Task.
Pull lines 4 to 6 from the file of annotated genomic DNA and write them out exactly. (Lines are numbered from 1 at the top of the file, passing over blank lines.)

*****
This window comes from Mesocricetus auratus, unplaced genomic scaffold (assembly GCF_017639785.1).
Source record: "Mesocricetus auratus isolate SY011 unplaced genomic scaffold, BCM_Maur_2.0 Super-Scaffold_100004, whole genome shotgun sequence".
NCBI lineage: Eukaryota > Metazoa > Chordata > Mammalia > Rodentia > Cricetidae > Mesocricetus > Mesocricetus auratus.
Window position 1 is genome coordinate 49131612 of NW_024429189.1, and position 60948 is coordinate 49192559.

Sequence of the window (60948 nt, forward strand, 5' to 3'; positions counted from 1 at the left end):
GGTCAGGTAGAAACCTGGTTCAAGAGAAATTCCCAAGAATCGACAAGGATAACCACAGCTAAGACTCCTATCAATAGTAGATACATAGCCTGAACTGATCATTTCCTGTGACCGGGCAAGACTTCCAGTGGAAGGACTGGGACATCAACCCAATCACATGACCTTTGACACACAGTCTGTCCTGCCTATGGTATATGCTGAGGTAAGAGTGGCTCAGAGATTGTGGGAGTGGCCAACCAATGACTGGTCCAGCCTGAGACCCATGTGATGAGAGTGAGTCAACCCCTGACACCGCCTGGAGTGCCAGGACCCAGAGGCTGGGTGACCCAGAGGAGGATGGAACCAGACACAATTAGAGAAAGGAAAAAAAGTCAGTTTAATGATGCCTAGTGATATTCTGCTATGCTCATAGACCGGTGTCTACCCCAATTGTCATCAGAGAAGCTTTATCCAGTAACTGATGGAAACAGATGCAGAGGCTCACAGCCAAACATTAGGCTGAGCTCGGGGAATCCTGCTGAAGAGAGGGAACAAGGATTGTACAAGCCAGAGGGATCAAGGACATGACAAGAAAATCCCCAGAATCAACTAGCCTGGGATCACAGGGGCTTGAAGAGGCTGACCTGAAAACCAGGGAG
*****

Window position 1 is genome coordinate 49131612 of NW_024429189.1, and position 60948 is coordinate 49192559.

Sequence of the window (60948 nt, forward strand, 5' to 3'; positions counted from 1 at the left end):
GGTCAGGTAGAAACCTGGTTCAAGAGAAATTCCCAAGAATCGACAAGGATAACCACAGCTAAGACTCCTATCAATAGTAGATACATAGCCTGAACTGATCATTTCCTGTGACCGGGCAAGACTTCCAGTGGAAGGACTGGGACATCAACCCAATCACATGACCTTTGACACACAGTCTGTCCTGCCTATGGTATATGCTGAGGTAAGAGTGGCTCAGAGATTGTGGGAGTGGCCAACCAATGACTGGTCCAGCCTGAGACCCATGTGATGAGAGTGAGTCAACCCCTGACACCGCCTGGAGTGCCAGGACCCAGAGGCTGGGTGACCCAGAGGAGGATGGAACCAGACACAATTAGAGAAAGGAAAAAAAGTCAGTTTAATGATGCCTAGTGATATTCTGCTATGCTCATAGACCGGTGTCTACCCCAATTGTCATCAGAGAAGCTTTATCCAGTAACTGATGGAAACAGATGCAGAGGCTCACAGCCAAACATTAGGCTGAGCTCGGGGAATCCTGCTGAAGAGAGGGAACAAGGATTGTACAAGCCAGAGGGATCAAGGACATGACAAGAAAATCCCCAGAATCAACTAGCCTGGGATCACAGGGGCTTGAAGAGGCTGACCTGAAAACCAGGGAG